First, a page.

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Site last updated
26 June, 2013
The Artist's Dilemma
Recently an artist friend of mine complained that she'd gradually come to realise that the work she'd happily been producing for years was, in fact, simply a rehash of subjects and styles-long since considered art history. It came as quite a shock for her to realise that the "Modern" era in art had past and that we were now into the "Post-modern" era. And as if this wasn't enough, not only did she not "like" much of what is considered Post-modern art, she also didn't understand it (quite understandable in that the two go hand-in-hand). Her dilemma, as she saw it, was that she was not satisfied to simply rework old types and styles of art, but at the same time she felt lost in the Post Modern era.

There is nothing new in this. Going back at least two-hundred years, and like everything else, accelerating in recent times, artists have grappled with this same problem, wrung their hands, and wept tears trying to "understand" what was happening to the art world in which they lived. Almost two hundred years ago, Classical "Davidians" recoiled in horror at what Romantic artists were doing with colour and melodramatic content. Roughly a hundred and fifty years ago academicians displayed a similar fear and loathing of Impressionism. A hundred years ago, Realist artists were prostrate with grief at what Picasso, Matisse, and Duchamp were doing to their beloved artistic traditions. That which is new is always frightening, confusing, unfathomable, and often considered just plain ugly.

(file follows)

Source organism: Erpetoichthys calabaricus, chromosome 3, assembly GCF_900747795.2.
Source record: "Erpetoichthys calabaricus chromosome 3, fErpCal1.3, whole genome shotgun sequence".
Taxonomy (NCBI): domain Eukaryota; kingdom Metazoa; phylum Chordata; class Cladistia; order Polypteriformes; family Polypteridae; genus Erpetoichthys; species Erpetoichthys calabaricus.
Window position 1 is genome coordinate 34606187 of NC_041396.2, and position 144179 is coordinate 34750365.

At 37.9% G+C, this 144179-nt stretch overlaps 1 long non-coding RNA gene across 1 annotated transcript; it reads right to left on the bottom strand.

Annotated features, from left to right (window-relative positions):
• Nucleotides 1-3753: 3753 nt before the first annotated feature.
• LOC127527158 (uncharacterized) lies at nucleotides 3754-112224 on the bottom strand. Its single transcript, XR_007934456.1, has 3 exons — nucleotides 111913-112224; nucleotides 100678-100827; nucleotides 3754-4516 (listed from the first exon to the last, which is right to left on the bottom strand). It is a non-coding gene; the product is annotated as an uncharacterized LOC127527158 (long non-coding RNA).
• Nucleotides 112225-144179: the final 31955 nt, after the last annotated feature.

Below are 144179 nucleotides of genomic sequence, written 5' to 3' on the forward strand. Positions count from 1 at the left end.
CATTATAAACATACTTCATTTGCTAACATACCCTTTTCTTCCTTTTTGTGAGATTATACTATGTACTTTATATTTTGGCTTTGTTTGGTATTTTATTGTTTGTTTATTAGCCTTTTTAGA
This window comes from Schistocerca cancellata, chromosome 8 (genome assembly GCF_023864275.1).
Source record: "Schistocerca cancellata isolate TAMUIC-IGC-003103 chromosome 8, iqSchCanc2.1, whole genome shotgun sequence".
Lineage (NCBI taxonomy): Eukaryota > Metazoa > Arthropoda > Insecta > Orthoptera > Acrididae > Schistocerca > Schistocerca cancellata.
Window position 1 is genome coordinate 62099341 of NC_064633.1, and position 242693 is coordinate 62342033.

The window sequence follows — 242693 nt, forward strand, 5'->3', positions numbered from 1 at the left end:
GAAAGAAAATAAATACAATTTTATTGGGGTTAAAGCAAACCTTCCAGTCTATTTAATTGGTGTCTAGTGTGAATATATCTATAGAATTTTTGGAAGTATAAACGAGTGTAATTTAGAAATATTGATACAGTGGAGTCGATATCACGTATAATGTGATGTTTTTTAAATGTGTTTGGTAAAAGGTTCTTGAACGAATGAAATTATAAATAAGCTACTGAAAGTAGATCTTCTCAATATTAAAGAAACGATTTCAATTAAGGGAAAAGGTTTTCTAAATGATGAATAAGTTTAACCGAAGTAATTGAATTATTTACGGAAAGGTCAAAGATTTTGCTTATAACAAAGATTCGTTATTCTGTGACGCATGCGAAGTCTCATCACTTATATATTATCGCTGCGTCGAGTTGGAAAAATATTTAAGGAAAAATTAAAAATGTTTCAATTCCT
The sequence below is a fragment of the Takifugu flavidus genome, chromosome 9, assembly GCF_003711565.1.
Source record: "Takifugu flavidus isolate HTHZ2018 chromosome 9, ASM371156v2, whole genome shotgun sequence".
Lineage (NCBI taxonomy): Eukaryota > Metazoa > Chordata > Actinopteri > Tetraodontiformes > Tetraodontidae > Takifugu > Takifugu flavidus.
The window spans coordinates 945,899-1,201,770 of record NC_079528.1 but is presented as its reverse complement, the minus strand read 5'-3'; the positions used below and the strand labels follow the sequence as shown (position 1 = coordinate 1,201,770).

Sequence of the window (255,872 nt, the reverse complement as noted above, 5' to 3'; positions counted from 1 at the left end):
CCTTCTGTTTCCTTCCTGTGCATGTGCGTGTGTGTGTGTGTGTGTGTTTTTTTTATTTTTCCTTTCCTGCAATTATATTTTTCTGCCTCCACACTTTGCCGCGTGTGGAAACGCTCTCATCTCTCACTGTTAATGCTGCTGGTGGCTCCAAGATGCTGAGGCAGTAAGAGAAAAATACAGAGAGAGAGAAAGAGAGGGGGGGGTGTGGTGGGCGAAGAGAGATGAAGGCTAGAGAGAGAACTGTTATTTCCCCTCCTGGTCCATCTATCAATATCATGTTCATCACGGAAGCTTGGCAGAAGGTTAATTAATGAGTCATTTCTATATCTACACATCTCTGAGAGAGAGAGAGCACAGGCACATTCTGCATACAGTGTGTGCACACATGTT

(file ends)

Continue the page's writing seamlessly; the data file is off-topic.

Let's face it, if "new" art (like "new" science), were easy to understand, it would have been understood and become commonplace years before. The choice an artist has to make now, in this Post-modern era is no different from that facing artists at the dawn of the Modern era a hundred years ago. He or she can be a trailblazer or a follower. If you blaze trails, you risk getting lost, risk having no one follow, risk being laughed at, risk starving, disillusion, and dying in obscurity. You also risk becoming rich and famous (which, by the way, has its own set of problems). If you are a follower you must decide how close to follow, whom to follow, and how to reconcile your role as an artist with the fact that you have chosen to follow. The real sadness for an artist is not in whether you lead or follow (both of which are honourable pursuits), but the position of doing neither, of merely wondering about, lost in a haze, blind to the art and artists that make up the era in which we find ourselves.

Contributed by Lane, Jim
25 February 1999

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